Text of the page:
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As an American Teen, What Can I Do to Counter Hate?
Q&A for Teens

As an American Teen, What Can I Do to Counter Hate?

I want to do something…but I’m only 14.

by

Dear Lauren,

I’m only 14. Not sure how I’m supposed to help/make a difference regarding what happened last week in Charlottesville, even though I do want to do something… What do you suggest?

Lauren Roth

Lauren Roth's Answer

I heard two comments this week which made me think of your question. One was a person talking to me about his cousin. He said, “He’s such a cool dude now. But when he was younger, he was just a little twerp.” The other comment was: “My little brother is such a brat.” Those two people didn’t even mean to be derogatory. They were just talking the way they naturally talk, describing other people. I was shocked by both comments—because they were said perfectly matter-of-factly, without the speakers’ even thinking that they were being hurtful and mean.

There’s been a lot of debate this week over the right to freedom of speech, and what counts as hate speech, and what behavior is threatening and violent, and what level of negative speech and behavior should be allowed before law enforcement step in.

I’d say the best response to Charlottesville, for teens, for kids, and even for adults, is to pay attention our own speech and behavior, and make sure that it is impeccably kind. When you describe your little brother, call him loving names. “Sweet,” “adorable,” “smart,” “capable,” “full of energy”…the list could go on. NOT “brat,” “obnoxious,” “spoiled,” “sissy,” “annoying”…. We create the reality of our world with our words. And we create the reality of our fellow human beings’ world with our words.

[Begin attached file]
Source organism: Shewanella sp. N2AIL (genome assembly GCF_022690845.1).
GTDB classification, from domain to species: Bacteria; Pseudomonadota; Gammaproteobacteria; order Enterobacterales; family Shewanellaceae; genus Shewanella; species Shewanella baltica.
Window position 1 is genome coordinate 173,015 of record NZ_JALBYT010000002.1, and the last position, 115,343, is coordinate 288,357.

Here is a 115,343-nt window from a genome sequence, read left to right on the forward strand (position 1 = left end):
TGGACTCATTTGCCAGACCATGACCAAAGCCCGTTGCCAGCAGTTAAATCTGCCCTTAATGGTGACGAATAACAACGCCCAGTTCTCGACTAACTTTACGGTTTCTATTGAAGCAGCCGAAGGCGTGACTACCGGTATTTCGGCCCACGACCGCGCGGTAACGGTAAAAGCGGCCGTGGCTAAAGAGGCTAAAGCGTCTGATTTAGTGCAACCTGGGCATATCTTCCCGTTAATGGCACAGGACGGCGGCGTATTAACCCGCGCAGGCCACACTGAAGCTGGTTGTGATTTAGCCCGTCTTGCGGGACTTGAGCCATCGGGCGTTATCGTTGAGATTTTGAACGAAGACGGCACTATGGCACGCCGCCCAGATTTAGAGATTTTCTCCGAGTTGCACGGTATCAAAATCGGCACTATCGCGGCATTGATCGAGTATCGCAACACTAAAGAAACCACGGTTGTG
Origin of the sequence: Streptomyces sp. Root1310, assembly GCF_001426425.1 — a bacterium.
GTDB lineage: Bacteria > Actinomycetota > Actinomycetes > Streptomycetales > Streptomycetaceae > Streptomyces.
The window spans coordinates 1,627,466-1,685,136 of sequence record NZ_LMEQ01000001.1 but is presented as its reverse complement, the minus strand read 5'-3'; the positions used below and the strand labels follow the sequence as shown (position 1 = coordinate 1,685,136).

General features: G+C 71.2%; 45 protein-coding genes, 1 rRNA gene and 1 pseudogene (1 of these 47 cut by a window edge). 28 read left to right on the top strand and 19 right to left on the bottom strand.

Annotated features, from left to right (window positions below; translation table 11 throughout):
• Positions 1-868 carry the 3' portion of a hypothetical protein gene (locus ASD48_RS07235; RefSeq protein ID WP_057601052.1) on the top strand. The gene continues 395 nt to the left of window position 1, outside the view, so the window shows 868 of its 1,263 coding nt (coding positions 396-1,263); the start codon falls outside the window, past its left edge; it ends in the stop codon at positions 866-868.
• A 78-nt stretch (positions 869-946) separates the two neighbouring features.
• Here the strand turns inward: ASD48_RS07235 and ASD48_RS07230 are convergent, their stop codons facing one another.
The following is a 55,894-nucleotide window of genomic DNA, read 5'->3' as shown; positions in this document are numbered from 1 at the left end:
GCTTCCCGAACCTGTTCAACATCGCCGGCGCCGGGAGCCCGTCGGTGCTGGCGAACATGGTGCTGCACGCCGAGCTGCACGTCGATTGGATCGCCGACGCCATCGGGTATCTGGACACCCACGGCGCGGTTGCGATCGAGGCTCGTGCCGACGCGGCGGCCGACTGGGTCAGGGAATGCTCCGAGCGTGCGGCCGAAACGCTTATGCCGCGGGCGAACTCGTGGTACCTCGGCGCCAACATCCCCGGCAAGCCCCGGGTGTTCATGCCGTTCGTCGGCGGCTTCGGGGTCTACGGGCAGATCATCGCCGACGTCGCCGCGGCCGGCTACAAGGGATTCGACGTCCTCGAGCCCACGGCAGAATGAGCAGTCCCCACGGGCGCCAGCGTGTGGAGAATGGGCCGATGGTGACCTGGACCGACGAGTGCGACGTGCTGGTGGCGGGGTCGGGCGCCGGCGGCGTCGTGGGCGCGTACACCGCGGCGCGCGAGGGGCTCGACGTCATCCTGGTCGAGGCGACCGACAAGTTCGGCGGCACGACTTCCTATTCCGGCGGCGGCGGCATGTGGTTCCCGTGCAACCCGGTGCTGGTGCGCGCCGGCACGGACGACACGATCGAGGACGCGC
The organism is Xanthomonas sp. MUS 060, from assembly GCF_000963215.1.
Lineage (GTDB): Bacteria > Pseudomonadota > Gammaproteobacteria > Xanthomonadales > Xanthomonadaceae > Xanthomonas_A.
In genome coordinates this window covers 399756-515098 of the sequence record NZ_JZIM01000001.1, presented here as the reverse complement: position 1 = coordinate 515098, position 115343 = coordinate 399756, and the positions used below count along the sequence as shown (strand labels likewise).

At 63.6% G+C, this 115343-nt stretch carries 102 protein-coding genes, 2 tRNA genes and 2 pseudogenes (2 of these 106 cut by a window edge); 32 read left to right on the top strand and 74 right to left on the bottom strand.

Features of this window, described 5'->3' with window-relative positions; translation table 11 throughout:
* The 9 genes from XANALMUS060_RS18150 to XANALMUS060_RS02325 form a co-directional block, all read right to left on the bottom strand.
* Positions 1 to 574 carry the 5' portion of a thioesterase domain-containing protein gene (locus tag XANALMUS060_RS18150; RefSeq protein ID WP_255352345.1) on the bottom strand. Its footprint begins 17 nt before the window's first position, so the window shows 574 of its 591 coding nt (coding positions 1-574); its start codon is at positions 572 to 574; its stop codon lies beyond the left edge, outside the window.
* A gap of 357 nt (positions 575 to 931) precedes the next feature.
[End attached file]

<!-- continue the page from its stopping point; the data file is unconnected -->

Proverbs says, “Life and death are determined by the power of our speech.” Our words and our actions with our own family, our own friends, the people we stand on line with in the grocery store create reality. So you might live in Santa Rosa, California, or Sydney, Australia, or Tzfas, Israel, or Wilmington, Delaware, or Boise, Idaho—it doesn’t matter. Anywhere you are, you are creating the world we all inhabit.

So even if you live way out in the middle of the plains or the mountains or in a little coastal town, your actions and your words towards those around you change my world and your world.

When we discussed your very question around our Shabbos table, we decided that in the face of Charlottesville, our responsibilities included: 1. Praying for peace. 2. Being kind to those around us. 3. Making sure that we are especially kind and good and friendly to non-Jews who know we are Jewish (“Making a kiddush Hashem”).

Last week, I watched Moana for the first time. (Great music, by the way! Another wonderful way to bring peace and happiness to people is to share beautiful music.) It struck me that the reason Moana was able to brave the dangers of the sea and monsters and pirates and tough guys was because her family and her community loved her. She had that incredibly strong base from which to draw her strength, so she had the psychic power to be brave, courageous, and strong in the face of danger and terror and sadness. We can create that strong, loving, family and community base for the people around us. And then they will be able to face anything.